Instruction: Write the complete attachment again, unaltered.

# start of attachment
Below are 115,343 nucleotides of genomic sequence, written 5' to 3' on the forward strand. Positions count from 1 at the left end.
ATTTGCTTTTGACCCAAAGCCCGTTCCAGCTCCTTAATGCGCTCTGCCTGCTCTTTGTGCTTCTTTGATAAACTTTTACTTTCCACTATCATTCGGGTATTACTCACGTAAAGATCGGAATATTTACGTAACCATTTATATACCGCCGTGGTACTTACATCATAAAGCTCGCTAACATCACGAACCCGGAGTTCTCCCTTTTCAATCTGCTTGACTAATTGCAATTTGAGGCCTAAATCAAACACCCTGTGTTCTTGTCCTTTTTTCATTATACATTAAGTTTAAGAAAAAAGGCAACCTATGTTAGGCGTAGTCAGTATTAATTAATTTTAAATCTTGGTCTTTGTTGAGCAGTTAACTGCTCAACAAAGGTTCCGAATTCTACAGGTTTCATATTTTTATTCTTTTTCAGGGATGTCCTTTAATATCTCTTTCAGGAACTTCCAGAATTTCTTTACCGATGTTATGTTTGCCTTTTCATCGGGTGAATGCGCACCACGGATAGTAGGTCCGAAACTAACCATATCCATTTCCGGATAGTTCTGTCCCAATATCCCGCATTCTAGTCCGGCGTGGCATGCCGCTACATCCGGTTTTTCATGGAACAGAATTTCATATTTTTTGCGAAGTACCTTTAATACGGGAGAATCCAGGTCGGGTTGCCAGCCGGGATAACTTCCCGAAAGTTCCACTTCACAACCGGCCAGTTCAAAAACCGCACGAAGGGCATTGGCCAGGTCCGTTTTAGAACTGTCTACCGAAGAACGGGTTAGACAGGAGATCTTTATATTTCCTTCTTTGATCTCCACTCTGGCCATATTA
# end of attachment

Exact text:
Below are 115,343 nucleotides of genomic sequence, written 5' to 3' on the forward strand. Positions count from 1 at the left end.
ATTTGCTTTTGACCCAAAGCCCGTTCCAGCTCCTTAATGCGCTCTGCCTGCTCTTTGTGCTTCTTTGATAAACTTTTACTTTCCACTATCATTCGGGTATTACTCACGTAAAGATCGGAATATTTACGTAACCATTTATATACCGCCGTGGTACTTACATCATAAAGCTCGCTAACATCACGAACCCGGAGTTCTCCCTTTTCAATCTGCTTGACTAATTGCAATTTGAGGCCTAAATCAAACACCCTGTGTTCTTGTCCTTTTTTCATTATACATTAAGTTTAAGAAAAAAGGCAACCTATGTTAGGCGTAGTCAGTATTAATTAATTTTAAATCTTGGTCTTTGTTGAGCAGTTAACTGCTCAACAAAGGTTCCGAATTCTACAGGTTTCATATTTTTATTCTTTTTCAGGGATGTCCTTTAATATCTCTTTCAGGAACTTCCAGAATTTCTTTACCGATGTTATGTTTGCCTTTTCATCGGGTGAATGCGCACCACGGATAGTAGGTCCGAAACTAACCATATCCATTTCCGGATAGTTCTGTCCCAATATCCCGCATTCTAGTCCGGCGTGGCATGCCGCTACATCCGGTTTTTCATGGAACAGAATTTCATATTTTTTGCGAAGTACCTTTAATACGGGAGAATCCAGGTCGGGTTGCCAGCCGGGATAACTTCCCGAAAGTTCCACTTCACAACCGGCCAGTTCAAAAACCGCACGAAGGGCATTGGCCAGGTCCGTTTTAGAACTGTCTACCGAAGAACGGGTTAGACAGGAGATCTTTATATTTCCTTCTTTGATCTCCACTCTGGCCATATTA